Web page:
No, really. I can't seem to find anything that properly explains this concept. What are nanoparticles? Are they charged metal ions held together by bridging ligands, or...?

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    $\begingroup$ Nanoparticles can be made of pretty much anything, like ordinary particles. $\endgroup$ – Ivan Neretin Jan 30 '19 at 11:03
  • $\begingroup$ Nano- implies an average size of $10^{-9} m$ $\endgroup$ – Buck Thorn Jan 30 '19 at 11:34
  • $\begingroup$ I was referring more specifically to colloidal metals (i.e. silver, gold). What are those made of? $\endgroup$ – FlyingFalcon Jan 30 '19 at 11:36
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    $\begingroup$ You are still asking a wrong question. The literal answer is bound to be useless. Particles of colloidal metals are made of metals; nothing more general can be said. $\endgroup$ – Ivan Neretin Jan 30 '19 at 11:49

The prefix nano is about size not the chemical makeup of the particles

Nanoparticles are particles of anything. As long as that thing can be made in a form where the particles are of the order of nano-meters (10-9m). Since atoms have sizes of around 100pm or 0.1 nm(well, 20-200pm) this implies that very crudely nano particles consist of blocks of atoms with about 10 atoms per side or ~1,000 atoms in total.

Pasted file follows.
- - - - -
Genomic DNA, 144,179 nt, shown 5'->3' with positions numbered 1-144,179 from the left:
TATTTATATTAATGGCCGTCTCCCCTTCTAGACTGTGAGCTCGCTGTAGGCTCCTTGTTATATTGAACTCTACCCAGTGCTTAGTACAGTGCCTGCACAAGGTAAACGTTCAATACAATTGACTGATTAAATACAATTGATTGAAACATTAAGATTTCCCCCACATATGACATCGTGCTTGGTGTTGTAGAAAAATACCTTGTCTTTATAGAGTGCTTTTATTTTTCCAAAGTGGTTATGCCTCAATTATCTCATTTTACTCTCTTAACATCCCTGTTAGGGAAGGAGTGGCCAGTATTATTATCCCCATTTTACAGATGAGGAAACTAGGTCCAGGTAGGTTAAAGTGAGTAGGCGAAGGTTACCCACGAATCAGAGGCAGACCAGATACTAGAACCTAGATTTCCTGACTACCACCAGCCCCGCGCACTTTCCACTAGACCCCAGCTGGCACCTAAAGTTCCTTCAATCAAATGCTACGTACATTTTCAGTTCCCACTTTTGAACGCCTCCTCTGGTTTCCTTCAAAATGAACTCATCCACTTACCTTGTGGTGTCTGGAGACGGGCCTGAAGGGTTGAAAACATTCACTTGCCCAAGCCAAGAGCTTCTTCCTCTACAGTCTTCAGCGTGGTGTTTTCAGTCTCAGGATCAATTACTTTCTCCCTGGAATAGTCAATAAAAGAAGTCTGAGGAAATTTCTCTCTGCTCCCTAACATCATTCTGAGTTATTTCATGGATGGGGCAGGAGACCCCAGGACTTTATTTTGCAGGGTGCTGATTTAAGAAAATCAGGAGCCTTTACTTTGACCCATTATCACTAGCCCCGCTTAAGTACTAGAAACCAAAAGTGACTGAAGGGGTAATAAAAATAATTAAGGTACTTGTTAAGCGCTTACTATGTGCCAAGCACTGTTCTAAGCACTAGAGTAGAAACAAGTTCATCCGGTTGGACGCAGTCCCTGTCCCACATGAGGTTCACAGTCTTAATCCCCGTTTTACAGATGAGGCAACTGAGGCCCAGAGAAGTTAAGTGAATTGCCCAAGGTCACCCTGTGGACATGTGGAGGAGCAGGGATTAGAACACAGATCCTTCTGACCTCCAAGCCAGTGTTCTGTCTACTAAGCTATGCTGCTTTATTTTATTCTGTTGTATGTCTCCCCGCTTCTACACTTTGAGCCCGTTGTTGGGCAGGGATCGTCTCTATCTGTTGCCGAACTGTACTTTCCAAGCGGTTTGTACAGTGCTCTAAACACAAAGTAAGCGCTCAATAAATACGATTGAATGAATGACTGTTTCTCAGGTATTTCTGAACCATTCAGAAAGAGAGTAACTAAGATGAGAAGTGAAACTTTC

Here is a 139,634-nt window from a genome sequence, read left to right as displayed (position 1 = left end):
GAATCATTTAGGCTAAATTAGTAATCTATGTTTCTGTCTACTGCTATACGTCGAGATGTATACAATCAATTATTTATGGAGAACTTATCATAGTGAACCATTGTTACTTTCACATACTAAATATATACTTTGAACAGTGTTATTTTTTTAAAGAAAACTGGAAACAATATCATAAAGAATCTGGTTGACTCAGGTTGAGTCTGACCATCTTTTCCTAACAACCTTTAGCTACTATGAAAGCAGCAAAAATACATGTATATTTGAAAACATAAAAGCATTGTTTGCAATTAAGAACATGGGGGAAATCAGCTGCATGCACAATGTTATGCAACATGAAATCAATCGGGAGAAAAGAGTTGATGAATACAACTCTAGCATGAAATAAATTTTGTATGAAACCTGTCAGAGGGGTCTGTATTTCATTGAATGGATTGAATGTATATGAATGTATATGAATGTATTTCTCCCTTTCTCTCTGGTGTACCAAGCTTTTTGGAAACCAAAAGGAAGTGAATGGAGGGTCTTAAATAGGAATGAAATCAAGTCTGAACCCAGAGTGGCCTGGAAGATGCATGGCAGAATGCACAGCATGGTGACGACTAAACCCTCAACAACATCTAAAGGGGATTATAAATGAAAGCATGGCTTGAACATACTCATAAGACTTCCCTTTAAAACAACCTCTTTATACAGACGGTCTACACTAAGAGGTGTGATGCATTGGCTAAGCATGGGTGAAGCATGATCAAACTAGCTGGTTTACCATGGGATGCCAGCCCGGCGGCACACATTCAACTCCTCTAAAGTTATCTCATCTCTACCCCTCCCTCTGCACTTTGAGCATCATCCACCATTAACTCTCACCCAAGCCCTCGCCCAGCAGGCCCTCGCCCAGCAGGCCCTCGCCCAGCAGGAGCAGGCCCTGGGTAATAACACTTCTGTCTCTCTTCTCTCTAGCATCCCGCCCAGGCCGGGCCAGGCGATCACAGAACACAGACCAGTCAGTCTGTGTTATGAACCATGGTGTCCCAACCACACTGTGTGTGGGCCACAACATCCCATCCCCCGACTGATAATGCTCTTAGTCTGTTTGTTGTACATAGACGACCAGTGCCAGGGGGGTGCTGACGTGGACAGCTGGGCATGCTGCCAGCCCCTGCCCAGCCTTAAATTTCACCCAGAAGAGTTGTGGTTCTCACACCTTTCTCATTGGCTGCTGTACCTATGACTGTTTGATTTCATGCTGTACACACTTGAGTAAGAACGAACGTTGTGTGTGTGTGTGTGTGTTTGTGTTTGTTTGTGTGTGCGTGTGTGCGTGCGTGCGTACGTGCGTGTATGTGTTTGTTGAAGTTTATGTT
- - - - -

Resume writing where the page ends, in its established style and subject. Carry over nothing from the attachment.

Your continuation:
Some nano-particles are made from molecules, some from single elements and some from clusters of multiple elements. They are interesting as they often have different properties to the bulk material (suspended gold clusters are red and used in colouring some glasses).

Nano particles are often stabilised by having some surface-active molecule on the outside to prevent the agglomeration of the small units. But there are a variety of ways to make and stabilise them. It is a big subject, but the important thing is that the definition relates only to size not to what the particles are made of.

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